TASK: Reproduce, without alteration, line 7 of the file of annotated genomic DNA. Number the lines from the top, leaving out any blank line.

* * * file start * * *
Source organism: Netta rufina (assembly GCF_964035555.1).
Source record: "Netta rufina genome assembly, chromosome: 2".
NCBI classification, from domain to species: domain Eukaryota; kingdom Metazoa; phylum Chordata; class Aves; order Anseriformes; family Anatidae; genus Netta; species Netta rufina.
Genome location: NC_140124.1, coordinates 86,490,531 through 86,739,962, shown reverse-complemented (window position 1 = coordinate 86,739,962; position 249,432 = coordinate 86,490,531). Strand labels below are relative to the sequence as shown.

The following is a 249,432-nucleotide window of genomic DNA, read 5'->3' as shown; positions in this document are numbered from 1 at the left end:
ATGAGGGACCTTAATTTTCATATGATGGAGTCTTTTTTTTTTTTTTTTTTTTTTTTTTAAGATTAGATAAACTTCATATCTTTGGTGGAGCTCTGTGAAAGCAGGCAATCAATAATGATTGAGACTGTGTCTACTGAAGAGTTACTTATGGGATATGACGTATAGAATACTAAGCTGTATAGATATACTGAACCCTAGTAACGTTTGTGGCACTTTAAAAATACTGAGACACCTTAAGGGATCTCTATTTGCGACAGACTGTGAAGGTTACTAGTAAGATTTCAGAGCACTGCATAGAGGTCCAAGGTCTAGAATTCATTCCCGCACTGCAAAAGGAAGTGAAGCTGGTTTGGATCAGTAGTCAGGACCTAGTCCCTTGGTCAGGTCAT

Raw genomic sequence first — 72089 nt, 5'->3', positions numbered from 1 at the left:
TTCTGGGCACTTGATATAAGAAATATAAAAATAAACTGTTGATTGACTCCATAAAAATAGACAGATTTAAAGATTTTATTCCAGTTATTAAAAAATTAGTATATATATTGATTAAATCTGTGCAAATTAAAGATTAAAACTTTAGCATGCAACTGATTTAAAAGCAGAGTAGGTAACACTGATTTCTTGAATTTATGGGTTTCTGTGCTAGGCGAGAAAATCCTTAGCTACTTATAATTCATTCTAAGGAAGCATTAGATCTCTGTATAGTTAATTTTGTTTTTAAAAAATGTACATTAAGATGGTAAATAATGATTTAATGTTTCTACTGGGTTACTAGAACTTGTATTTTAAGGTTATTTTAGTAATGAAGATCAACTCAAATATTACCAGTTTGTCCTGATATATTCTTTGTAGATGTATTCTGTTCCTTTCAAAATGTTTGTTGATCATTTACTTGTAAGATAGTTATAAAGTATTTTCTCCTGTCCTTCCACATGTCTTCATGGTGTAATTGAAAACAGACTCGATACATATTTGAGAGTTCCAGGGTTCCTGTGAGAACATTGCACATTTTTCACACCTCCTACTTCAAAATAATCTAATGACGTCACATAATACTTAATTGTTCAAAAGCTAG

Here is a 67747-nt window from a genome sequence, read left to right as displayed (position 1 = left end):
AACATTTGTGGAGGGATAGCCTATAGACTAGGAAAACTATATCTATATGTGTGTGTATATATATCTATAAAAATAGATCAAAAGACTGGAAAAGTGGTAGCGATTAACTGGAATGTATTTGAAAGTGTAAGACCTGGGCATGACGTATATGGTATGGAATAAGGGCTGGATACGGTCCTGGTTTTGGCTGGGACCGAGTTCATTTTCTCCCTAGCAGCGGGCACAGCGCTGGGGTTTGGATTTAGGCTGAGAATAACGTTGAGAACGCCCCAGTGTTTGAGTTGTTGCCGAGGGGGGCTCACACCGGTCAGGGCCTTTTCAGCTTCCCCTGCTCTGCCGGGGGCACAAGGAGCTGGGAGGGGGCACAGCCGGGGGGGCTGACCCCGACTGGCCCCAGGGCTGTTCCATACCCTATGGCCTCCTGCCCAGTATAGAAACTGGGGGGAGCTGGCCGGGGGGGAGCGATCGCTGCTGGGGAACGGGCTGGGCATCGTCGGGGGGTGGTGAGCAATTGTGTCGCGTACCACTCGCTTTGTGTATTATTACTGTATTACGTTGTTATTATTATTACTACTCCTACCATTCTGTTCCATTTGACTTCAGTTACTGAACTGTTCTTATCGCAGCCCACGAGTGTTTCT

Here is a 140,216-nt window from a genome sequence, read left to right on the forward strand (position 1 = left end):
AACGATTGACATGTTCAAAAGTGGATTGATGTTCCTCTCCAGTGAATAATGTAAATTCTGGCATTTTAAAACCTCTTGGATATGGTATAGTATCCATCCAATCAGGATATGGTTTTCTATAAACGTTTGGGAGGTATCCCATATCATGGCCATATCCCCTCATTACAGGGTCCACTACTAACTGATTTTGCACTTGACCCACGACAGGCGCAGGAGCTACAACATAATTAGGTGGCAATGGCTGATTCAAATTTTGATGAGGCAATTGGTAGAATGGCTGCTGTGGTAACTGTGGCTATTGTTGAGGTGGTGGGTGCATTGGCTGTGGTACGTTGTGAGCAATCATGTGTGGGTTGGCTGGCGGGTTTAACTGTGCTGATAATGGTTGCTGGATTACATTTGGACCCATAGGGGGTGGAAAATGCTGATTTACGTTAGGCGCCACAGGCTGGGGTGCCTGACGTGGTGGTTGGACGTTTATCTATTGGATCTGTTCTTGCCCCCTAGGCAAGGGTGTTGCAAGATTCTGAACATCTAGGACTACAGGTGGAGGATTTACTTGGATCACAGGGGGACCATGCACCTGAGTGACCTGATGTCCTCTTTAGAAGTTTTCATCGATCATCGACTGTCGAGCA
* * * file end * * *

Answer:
Raw genomic sequence first — 72089 nt, 5'->3', positions numbered from 1 at the left: